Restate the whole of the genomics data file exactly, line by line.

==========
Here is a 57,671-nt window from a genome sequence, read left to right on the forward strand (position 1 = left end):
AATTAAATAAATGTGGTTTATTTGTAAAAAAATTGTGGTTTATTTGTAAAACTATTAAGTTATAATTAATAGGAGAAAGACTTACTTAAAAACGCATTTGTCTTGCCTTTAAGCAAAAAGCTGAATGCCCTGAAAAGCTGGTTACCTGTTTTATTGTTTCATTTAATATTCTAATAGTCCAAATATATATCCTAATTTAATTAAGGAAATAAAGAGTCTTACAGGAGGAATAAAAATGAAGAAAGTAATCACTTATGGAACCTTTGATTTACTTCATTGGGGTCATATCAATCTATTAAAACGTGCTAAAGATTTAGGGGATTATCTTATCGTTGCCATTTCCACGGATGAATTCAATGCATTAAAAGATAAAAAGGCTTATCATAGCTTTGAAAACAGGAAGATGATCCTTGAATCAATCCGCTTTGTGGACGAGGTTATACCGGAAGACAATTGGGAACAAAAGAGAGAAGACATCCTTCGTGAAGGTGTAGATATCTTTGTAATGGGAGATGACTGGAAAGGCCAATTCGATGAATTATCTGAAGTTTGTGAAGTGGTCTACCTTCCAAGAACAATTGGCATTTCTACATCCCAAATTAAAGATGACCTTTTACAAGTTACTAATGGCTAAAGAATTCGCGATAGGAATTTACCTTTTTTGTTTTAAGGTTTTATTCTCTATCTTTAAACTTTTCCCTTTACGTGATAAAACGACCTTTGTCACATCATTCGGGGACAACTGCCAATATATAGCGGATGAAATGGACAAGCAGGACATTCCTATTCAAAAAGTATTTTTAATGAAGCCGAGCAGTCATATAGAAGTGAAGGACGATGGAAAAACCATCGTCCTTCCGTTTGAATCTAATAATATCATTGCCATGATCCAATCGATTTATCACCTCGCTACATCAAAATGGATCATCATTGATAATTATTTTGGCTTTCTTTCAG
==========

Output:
Here is a 57,671-nt window from a genome sequence, read left to right on the forward strand (position 1 = left end):
AATTAAATAAATGTGGTTTATTTGTAAAAAAATTGTGGTTTATTTGTAAAACTATTAAGTTATAATTAATAGGAGAAAGACTTACTTAAAAACGCATTTGTCTTGCCTTTAAGCAAAAAGCTGAATGCCCTGAAAAGCTGGTTACCTGTTTTATTGTTTCATTTAATATTCTAATAGTCCAAATATATATCCTAATTTAATTAAGGAAATAAAGAGTCTTACAGGAGGAATAAAAATGAAGAAAGTAATCACTTATGGAACCTTTGATTTACTTCATTGGGGTCATATCAATCTATTAAAACGTGCTAAAGATTTAGGGGATTATCTTATCGTTGCCATTTCCACGGATGAATTCAATGCATTAAAAGATAAAAAGGCTTATCATAGCTTTGAAAACAGGAAGATGATCCTTGAATCAATCCGCTTTGTGGACGAGGTTATACCGGAAGACAATTGGGAACAAAAGAGAGAAGACATCCTTCGTGAAGGTGTAGATATCTTTGTAATGGGAGATGACTGGAAAGGCCAATTCGATGAATTATCTGAAGTTTGTGAAGTGGTCTACCTTCCAAGAACAATTGGCATTTCTACATCCCAAATTAAAGATGACCTTTTACAAGTTACTAATGGCTAAAGAATTCGCGATAGGAATTTACCTTTTTTGTTTTAAGGTTTTATTCTCTATCTTTAAACTTTTCCCTTTACGTGATAAAACGACCTTTGTCACATCATTCGGGGACAACTGCCAATATATAGCGGATGAAATGGACAAGCAGGACATTCCTATTCAAAAAGTATTTTTAATGAAGCCGAGCAGTCATATAGAAGTGAAGGACGATGGAAAAACCATCGTCCTTCCGTTTGAATCTAATAATATCATTGCCATGATCCAATCGATTTATCACCTCGCTACATCAAAATGGATCATCATTGATAATTATTTTGGCTTTCTTTCAG